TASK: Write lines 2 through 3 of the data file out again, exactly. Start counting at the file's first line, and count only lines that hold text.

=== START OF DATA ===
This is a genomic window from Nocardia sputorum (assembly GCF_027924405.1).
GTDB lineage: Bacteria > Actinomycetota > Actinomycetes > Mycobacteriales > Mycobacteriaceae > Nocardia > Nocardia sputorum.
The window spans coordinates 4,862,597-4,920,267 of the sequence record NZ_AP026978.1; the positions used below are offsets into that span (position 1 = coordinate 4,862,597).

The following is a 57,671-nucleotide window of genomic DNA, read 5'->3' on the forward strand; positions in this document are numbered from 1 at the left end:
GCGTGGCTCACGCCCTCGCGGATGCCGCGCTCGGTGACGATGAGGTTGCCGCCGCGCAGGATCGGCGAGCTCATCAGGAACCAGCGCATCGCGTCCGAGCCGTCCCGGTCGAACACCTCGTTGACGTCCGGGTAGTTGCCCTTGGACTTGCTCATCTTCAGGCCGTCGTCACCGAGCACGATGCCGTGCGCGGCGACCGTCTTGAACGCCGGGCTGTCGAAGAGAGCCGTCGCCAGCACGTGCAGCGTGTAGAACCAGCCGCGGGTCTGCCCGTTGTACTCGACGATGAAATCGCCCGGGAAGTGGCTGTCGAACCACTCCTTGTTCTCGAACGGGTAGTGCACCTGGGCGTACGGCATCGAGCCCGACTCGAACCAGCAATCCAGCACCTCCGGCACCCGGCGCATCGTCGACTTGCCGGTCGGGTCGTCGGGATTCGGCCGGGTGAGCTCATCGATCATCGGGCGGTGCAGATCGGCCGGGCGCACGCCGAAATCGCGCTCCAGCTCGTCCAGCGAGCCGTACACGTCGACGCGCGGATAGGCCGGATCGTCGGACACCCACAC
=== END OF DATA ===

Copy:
GTDB lineage: Bacteria > Actinomycetota > Actinomycetes > Mycobacteriales > Mycobacteriaceae > Nocardia > Nocardia sputorum.
The window spans coordinates 4,862,597-4,920,267 of the sequence record NZ_AP026978.1; the positions used below are offsets into that span (position 1 = coordinate 4,862,597).